Lot 34
  • 34

MAX ERNST | La horde

400,000 - 600,000 GBP
bidding is closed


  • Max Ernst
  • La horde
  • signed Max Ernst (lower right)
  • oil on canvas
  • 41 by 32.8cm.
  • 16 1/8 by 12 7/8 in.
  • Painted in 1927.


Mrs M.A. Wright (sold by her estate: Sotheby's, London, 7th December 1966, lot 119) Collection S. Tarica, Geneva (purchased at the above sale)

Sale: Guy Loudmer, Paris, 17th November 1991, lot 42

Private Collection, Switzerland

Acquired by the present owner in 2014


Werner Spies, Max Ernst, Œuvre-Katalog, 1925-1929, Cologne, 1976, no. 1105, illustrated p. 162

Catalogue Note

‘Around 1926-27, Max Ernst – looking back at World War I, but also possibly looking ahead with a sense of premonition – confronted the inexplicable phenomena of his age, which he sought to visualize in the form of profound allegories.’ Ioana Jimborean in Max Ernst: Retrospective (exhibition catalogue), Albertina, Vienna & Fondation Beyeler, Basel, 2013, p. 203



In 1927, when his work was dominated by images of the natural world, such as forests, birds and seashells, Max Ernst executed a remarkable group of paintings combining birds with humans, as well as with imaginary, mythical creatures. In contrast to his forest paintings which are dominated by sharp vertical and diagonal lines, La horde displays fluid, organic forms; the composition is dynamic rather than static and the bodies that occupy the entire surface of the canvas convey a sense of foreboding and drama.


La horde bears a premonition of violence that would become a central theme of Ernst’s later work. As in other paintings from this series (figs. 1 & 2), the ambiguous creatures appear to be marching towards the viewer, creating a sense of hostility and imminent danger. Ernst’s potent imagery of menacing figures and advancing barbarians heralds the violence that was to engulf Europe in the following decade. Uwe M. Schneede wrote about this group of paintings: ‘These pictures are not symbols, nor are they admonitions. What they depict is agitation, aggression, the ruthless advance of the monsters. Where the forest pictures ward off the menace and maintain a defensive posture, the Hordes go over to the offensive. That nothing stands in their way renders them especially menacing in their effect. […] The alogicality of dream has given way to insight into the terrifying mechanics of the aggressive drives within mankind, whether personal or political in nature’ (U. M. Schneede, The Essential Max Ernst, London, 1972, p. 97).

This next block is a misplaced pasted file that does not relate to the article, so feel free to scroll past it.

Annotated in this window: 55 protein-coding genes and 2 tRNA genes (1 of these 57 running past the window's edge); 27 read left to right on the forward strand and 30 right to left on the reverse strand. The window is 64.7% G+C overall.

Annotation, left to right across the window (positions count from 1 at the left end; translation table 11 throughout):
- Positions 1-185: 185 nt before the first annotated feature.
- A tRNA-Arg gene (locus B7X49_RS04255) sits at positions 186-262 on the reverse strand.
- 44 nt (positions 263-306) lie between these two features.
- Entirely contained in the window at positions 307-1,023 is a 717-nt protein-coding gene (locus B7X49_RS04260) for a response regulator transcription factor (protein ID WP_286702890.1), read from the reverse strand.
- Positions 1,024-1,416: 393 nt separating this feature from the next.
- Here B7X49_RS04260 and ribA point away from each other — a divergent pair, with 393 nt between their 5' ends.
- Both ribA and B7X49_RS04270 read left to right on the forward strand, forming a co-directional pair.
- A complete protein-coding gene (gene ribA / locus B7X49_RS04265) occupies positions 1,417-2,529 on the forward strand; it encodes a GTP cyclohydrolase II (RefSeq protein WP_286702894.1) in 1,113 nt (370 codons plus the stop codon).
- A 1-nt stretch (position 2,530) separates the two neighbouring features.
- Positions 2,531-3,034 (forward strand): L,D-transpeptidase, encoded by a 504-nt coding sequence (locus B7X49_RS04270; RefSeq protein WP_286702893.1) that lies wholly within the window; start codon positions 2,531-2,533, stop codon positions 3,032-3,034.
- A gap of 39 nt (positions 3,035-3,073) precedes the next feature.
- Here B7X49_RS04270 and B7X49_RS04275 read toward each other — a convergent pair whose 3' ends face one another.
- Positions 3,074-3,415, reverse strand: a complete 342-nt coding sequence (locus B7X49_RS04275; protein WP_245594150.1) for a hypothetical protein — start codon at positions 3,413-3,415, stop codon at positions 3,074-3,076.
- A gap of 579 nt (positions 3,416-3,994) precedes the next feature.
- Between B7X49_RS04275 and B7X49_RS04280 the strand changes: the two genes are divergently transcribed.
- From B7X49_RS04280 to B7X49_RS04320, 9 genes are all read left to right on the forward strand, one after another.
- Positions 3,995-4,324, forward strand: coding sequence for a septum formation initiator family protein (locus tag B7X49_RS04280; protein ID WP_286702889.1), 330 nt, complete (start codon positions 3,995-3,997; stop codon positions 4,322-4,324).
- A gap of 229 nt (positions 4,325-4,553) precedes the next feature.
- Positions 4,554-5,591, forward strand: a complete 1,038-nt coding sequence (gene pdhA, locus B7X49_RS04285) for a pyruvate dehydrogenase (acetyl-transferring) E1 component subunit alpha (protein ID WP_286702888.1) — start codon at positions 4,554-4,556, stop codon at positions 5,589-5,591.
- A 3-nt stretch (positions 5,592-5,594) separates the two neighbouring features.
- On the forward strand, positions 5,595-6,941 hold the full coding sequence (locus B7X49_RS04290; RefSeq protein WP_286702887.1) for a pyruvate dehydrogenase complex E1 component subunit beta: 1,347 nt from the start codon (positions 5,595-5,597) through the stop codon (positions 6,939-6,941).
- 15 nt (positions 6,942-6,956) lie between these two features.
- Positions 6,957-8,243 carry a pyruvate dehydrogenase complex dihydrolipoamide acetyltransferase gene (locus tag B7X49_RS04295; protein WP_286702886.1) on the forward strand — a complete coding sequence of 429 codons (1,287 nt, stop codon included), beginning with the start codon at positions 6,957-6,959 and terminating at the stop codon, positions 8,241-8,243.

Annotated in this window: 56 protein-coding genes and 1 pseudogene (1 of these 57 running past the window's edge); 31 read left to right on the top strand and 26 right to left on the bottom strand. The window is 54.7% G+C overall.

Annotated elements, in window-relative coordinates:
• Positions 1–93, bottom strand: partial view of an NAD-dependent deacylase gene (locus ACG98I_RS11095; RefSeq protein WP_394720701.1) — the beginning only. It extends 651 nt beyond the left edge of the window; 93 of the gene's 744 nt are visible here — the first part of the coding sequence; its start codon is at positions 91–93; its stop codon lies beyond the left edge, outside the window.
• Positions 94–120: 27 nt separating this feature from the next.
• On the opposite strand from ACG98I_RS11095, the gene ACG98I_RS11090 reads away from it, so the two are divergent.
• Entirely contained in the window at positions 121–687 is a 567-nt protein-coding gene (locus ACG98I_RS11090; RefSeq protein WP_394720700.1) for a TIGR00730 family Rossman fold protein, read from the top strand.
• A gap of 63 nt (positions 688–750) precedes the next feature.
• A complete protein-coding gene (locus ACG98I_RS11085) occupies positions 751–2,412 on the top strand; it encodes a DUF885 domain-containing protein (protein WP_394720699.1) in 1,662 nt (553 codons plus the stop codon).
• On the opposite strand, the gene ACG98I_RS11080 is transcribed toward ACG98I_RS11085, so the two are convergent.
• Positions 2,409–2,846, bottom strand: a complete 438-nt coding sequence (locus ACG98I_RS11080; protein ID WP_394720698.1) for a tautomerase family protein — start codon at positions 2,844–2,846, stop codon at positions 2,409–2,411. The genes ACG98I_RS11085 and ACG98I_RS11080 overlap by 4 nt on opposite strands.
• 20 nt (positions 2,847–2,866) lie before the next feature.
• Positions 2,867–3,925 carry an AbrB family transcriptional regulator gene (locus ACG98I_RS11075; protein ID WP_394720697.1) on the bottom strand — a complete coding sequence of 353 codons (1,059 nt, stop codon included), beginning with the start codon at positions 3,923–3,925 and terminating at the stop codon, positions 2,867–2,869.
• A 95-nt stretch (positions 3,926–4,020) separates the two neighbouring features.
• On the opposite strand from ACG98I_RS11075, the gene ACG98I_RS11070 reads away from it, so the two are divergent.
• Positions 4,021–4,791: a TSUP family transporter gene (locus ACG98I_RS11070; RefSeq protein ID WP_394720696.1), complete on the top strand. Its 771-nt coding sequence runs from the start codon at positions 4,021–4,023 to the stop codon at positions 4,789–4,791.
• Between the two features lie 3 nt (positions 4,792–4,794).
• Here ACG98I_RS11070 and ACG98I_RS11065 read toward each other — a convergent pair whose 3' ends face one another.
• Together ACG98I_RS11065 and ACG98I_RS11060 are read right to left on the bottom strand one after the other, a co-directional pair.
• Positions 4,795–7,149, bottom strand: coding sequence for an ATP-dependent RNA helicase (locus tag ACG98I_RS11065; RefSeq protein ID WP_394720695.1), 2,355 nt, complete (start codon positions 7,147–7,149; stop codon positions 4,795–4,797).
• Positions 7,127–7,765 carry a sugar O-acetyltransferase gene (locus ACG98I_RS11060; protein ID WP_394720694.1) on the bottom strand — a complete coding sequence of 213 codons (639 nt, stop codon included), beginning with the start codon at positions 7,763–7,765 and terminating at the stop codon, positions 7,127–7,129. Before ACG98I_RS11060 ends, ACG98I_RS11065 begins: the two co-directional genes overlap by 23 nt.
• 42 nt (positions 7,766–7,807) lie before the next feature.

The present work belongs to one of the most creative periods in Max Ernst’s œuvre, marked by a constant stream of technical experimentation and invention. It was during these years that the artist established his personal mythology, the visual universe of themes and images that were to become central to his entire career. His experimentation with ways of applying pigment onto a surface resulted in his invention of frottage in 1925. Fascinated by the rich texture of the floorboards, he would place sheets of paper onto their surface and rub over them with graphite. This would result in various relief-like forms that suggested particular images to the artist, and with a few strokes added by hand he would arrive at fantastic, unexpected compositions. Adapting this technique to the medium of oil painting, Ernst would cover the canvas with layers of paint and place it over an uneven surface or an object. He would then scrape the pigment off the surface, and complex patterns would emerge. Discussing these grattage paintings produced between 1925 and 1929, Werner Spies wrote: ‘These works are sensual and tactile, with images of rubbed objects that appear as ghostly traces of form. Again and again in his Hordes and Bride of the Wind paintings he manipulated twine in various thicknesses, arranging and rearranging it beneath the canvas subjected to grattage so that the lines of the resulting image suggest vibration and earthquake, evoking a sense of violence and epitomizing what Breton called “beauté convulsive.”' (W. Spies in Max Ernst: A Retrospective (exhibition catalogue), The Metropolitan Museum of Art, New York, 2005, p. 13).


Werner Spies wrote about Ernst’s art from this pivotal period: ‘In the course of the following years – years which William Rubin has called the "heroic epoch of Surrealist painting" – this technique, known as grattage, led to astonishingly innovative imagery. The pictures became more abstract in effect, their formats larger. The dramatic force of these paintings, the richness of their scintillating colour, made them high points of imaginative Surrealist art in the late 1920s’ (W. Spies in Max Ernst. A Retrospective (exhibition catalogue), Tate Gallery, London, 1991, p. 148).